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Ready to rock: Music Summit 2023

Correction appended.

Ohio University’s Music Industry Summit is on the horizon, and the anticipation is certainly killer. This large music industry conference is set to take place April 5 and 6, and students are preparing for big opportunities, interviews, prizes and performances. 

The Music Industry Summit is free for all students and professionals, and those who plan to register may do so online or through the Music Industry Summit App. The Summit will also have both virtual and in-person events so anyone who wants to attend can. 

Josh Antonuccio, the director of the school of media arts and studies and director of the Music Industry Summit, in addition to having music roots of his own, helped to create the Summit in 2018. Since then, he has been the leading force behind it and continues to make each year bigger and better for all in attendance. He said the Summit is a place for students and young professionals to learn and network with people who help shape different parts of the music industry. 

“So anything from art again, performers, music producers, engineers, leaders and much, tech leader and music publishing and supervision, artist management promotion,” said Antonuccio. “Basically try and pull something from multiple sectors for people to learn.”

The Summit is currently in its fifth year, including the fully virtual Summit in 2021. Due to the accessibility the virtual Summit provided, thousands of people across almost every state and in over 40 countries worldwide attended. The 2020 Summit was canceled due to COVID-19, and last year’s 2022 Summit expanded over two days and continued some of the virtual aspects.

“We also got really good feedback from our attendees last year that they wanted more opportunities to network with speakers and guests and also kind of more variety in specialized workshops,” said Antonuccio. “So we incorporated both this year.”

In comparison to the online opportunities, in-person attendees will be able to interact more closely with one another. Antonuccio said there will be a mentoring session during the lunch hour where speakers and guests can sit down, enjoy a meal and exchange advice for success within the music industry.

Nathan Cain, president of Brick City Records, graduated from OU in December with a degree in music production. Cain is also part of a band that specializes in folk funk and will be the opening act for the Summit’s featured performer, mxmtoon, a TikTok breakout star.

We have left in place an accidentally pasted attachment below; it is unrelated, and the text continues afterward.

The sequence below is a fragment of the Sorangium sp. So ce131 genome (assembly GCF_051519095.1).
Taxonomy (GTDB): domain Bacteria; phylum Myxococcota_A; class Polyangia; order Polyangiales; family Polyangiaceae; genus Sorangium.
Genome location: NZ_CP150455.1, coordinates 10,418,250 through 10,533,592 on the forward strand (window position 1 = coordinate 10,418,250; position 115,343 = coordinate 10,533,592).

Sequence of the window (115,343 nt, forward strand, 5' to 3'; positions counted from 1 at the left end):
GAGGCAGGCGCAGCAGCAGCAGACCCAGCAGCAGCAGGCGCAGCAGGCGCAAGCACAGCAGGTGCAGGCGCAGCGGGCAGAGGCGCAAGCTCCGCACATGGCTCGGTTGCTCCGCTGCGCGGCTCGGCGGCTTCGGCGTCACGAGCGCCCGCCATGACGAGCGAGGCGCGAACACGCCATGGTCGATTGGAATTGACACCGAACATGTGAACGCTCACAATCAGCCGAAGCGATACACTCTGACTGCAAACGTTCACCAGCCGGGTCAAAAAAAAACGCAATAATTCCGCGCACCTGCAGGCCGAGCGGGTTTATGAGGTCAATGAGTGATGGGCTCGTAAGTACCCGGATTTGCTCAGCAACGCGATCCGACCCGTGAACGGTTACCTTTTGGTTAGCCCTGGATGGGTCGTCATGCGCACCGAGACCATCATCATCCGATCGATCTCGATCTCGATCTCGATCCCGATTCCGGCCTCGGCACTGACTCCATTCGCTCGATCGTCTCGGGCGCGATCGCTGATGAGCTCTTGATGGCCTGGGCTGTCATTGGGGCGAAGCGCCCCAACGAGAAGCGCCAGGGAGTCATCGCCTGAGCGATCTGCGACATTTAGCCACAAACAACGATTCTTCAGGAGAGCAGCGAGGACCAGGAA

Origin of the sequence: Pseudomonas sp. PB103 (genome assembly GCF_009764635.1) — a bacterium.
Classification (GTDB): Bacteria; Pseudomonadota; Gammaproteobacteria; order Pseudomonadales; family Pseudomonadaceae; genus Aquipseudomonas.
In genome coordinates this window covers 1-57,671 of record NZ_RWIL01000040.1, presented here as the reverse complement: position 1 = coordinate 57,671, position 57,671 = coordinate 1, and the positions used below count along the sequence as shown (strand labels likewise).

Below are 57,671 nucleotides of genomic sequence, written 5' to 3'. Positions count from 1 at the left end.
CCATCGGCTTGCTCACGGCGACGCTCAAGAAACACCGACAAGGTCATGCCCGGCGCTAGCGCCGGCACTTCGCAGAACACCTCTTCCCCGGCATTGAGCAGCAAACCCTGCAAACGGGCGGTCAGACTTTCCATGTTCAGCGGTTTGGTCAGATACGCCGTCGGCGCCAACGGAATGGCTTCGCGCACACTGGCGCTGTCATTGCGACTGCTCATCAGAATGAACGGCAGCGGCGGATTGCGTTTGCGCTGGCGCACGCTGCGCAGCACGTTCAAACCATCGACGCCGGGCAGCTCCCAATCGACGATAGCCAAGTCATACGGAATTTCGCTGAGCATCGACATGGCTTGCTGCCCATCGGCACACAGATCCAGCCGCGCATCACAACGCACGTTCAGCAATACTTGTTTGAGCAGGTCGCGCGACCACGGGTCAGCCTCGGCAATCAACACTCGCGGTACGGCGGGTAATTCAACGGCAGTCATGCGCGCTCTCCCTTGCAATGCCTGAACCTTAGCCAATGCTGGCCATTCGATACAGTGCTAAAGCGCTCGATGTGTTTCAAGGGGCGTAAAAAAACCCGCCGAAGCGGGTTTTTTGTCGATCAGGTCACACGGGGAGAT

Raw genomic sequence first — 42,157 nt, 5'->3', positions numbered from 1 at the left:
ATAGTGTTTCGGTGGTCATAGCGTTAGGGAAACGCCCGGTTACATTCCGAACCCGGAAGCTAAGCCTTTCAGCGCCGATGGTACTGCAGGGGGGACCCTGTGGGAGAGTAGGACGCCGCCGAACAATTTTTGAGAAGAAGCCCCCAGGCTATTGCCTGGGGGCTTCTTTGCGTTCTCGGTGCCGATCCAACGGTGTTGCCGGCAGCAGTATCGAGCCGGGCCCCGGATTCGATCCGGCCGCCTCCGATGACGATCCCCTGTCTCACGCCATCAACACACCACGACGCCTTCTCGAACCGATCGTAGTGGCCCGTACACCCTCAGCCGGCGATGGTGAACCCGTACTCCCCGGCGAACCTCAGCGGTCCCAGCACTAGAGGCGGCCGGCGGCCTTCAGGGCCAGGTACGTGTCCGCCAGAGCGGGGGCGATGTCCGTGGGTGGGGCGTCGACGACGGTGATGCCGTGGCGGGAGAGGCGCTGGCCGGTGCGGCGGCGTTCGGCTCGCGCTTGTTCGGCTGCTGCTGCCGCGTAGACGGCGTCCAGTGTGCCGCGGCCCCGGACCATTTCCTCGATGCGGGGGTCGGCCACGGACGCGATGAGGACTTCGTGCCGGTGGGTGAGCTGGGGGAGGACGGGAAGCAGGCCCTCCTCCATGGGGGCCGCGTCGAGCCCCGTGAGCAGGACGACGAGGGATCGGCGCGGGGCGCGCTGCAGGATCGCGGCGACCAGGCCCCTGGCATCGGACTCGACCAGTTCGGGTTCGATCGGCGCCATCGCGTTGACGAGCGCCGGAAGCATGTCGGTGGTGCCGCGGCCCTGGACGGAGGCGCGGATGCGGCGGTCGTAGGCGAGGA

“This year feels like a bit of a comeback year for the Summit,” said Cain. “I mean, they said that last year because it was coming out of the virtual Summit with the COVID semesters, but I feel like this year is where it’s really taking shape. We’ve had time to book some really big names and I just think this is going to be one of the best years and get it back to where it was before COVID hit.”

Funding for the Summit comes from nearly 50 campus and industry sponsors, in addition to money raised by Antonuccio.

“It’s indispensable networking, (an) incredible way to engage people in the music industry,” said Antonuccio. “We draw from all across the Midwest. There are all kinds of industry people that are looking to hire.”

Emma Gabriel, a senior studying music production and the recording industry, is focused on more of the production side of music. She put an emphasis on this kind of opportunity for anyone in the midwest and how they should take advantage of it. She is currently an intern for the Music Summit.

“It’s very much so like South by Southwest but on a smaller scale,” she said. “And in southeast Ohio, which is amazing because a lot of opportunities music-wise are rarely presented in Ohio, let alone the south. It’s a really sick convention where you’re able to interact with professionals or other people on your same playing field, and just really network and grow together.”

The Music Summit means so much to Gabriel, she said, as her passion for music was clear from a younger age. This incredible opportunity has allowed her to get closer to her career goals for the future, much like how it has done the same for many others like her.

“I wasn’t made for the typical 9-to-5,” said Gabriel. “I love helping people but the way I felt I could help wasn’t through teaching or being a doctor or anything like that. So once I found out that the music industry was a thing I could pursue, I’m like, ‘Hell yeah, let’s go there.’”

With incredible feature artists such as mxmtoon and hip-hop legend Talib Kweli, this is the opportunity of a lifetime for so many students and young professionals in the music industry. This year's Music Summit hopes to make many dreams a reality.

“It was very much so like it just felt right,” said Gabriel. “Music helps people in ways that go unrecognized and to be a small part of helping people hear what they need to hear by artists that they like follow, is just really awesome.”


Correction appended: A previous version of this article stated an incorrect spelling of Josh Antonuccio’s last name. This article has been updated to reflect the most accurate information.

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